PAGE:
Good news out of the housing market: Sales of existing U.S. homes rose for the second month, showing strong gains in what the National Association of Realtors is calling a true “housing recovery.”
Existing-home sales rose 10.0 percent to a seasonally adjusted annual rate of 4.53 million during Septmber, up from a downwardly revised 4.12 million in August. That new number is still down 19.1 percent, however, over September 2009 sales. The national median price which is now $171,700, was also down 2.4 percent from a year ago.
“A housing recovery is taking place but will be choppy at times depending on the duration and impact of a foreclosure moratorium. But the overall direction should be a gradual rising trend in home sales with buyers responding to historically low mortgage interest rates and very favorable affordability conditions,” said Lawrence Yun, NAR chief economist.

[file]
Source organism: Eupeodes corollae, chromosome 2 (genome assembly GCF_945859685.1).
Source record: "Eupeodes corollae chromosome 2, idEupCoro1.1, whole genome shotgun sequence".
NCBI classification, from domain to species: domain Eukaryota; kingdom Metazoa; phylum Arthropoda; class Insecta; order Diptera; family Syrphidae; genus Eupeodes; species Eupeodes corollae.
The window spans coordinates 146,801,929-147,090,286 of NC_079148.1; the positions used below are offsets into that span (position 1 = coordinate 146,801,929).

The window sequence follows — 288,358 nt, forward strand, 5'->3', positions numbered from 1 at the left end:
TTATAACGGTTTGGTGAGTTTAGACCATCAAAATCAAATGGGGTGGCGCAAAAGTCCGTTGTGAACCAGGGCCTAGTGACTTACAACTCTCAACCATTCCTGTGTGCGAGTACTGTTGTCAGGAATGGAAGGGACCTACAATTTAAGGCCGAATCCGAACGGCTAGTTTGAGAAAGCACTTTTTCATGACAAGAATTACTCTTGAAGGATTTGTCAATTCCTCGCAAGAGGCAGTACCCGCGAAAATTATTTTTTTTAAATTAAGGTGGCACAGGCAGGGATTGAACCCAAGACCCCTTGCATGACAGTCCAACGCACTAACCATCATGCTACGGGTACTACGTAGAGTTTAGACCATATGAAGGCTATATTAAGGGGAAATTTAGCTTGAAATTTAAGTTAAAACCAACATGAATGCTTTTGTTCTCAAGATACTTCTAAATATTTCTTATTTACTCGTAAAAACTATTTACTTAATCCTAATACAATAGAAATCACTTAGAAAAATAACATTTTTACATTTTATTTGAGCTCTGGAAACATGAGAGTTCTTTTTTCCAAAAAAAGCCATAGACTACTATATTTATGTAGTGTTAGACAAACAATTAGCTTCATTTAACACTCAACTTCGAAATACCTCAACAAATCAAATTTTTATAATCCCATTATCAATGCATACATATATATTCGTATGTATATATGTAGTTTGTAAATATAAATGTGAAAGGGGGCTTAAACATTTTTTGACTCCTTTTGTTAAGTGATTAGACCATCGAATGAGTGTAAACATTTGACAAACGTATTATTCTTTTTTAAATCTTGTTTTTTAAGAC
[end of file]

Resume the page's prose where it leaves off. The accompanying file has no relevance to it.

Another good sign is that total housing inventory fell, down 1.9 percent to 4.04 million units. At the current sales rate, that represents a 10.7-month supply, where there was a 12.0-month supply in August.
“Vacant homes and homes where mortgages have not been paid for an extended number of months need to be cleared from the market as quickly as possible, with a new set of buyers helping the recovery along a healthy path,” Yun said. “Inventory remains elevated and continues to favor buyers over sellers. A normal seasonal decline in inventory is expected through the upcoming months.”
In its press release the NAR also stressed how great the mortgage climate is right now with rock bottom rates and cheap monthly loan payments. Apparently September’s jump in sales proves that there are borrowers out there who are apply to qualify with today’s tighter lending standards. Or perhaps it represents a slight loosening of the standards. Either way, rising home sales can give a great boost to the mood in the markets, bringing a bit of much-needed hope for recovery.